For example: the simple act of a yawn may be perceived by those around you that a) you are tired; b) you are bored; or c) they are boring you. They might even believe that the yawn is a signal, letting them know that you would like them to leave, and depending on you, it may well be.Whether you intend to or not, you may be giving-off subtle signals for all sorts of things. Not just by the things you do but also by the things you say.A pleasant compliment can make or break your day, depending on the tone of voice used by the person giving you the compliment. While one person may simply perceive the compliment in a positive way, others may detect a hint of sarcasm, whether it was really present or not.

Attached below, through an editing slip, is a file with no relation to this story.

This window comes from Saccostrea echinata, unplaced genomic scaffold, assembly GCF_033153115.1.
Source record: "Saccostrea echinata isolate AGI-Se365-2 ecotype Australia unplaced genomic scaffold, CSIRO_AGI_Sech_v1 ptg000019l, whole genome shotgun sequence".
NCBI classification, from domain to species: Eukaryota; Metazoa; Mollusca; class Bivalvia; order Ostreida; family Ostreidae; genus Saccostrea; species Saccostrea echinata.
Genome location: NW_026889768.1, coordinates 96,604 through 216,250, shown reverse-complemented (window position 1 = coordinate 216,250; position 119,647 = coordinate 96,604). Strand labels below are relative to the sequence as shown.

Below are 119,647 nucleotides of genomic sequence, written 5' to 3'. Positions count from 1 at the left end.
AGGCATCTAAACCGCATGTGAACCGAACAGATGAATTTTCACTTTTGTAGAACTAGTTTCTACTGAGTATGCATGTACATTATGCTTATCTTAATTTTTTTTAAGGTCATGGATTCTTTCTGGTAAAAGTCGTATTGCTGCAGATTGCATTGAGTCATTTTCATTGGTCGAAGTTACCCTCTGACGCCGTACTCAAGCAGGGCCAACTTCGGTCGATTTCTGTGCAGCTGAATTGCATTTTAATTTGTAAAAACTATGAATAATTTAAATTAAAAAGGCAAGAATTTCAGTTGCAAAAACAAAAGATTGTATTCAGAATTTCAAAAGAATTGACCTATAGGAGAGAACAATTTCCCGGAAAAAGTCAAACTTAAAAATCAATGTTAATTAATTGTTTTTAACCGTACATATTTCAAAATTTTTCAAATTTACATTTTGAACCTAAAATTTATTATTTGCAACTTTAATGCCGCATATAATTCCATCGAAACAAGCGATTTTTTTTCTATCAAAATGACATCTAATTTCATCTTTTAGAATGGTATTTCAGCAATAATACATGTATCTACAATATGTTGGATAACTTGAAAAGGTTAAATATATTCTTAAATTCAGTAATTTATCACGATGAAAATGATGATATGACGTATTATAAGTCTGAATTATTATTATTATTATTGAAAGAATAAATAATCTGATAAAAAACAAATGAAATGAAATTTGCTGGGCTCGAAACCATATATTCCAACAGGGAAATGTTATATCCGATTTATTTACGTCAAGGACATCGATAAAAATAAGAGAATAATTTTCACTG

I have discovered that I must be very careful of what I write in this opinion column. Things that I say about the people in my life are viewed differently depending on the readers' relationship to the subject - whether they be family, friends, acquaintances or perfect strangers. A simple comment made among family members may be taken out of context in a public forum.I have found myself on the wrong side of several examples of misperceptions, those mentioned included. Either by saying something that, unintentionally, turned-out to be hurtful or by taking something completely out of context and getting angry about it - I'll admit it - my perception has gotten me into trouble.Our perception changes with time, not only as we grow older but from day-to-day, as well. I am sure that many of us were having a "glass is half empty" kind-of-a-day on Monday. The weather was dark and dreary and it was easy to get caught up in the mood of the day.I am no philosopher, but I do know that our perception is our reality. Our challenge is to remember that we all have our own take on reality.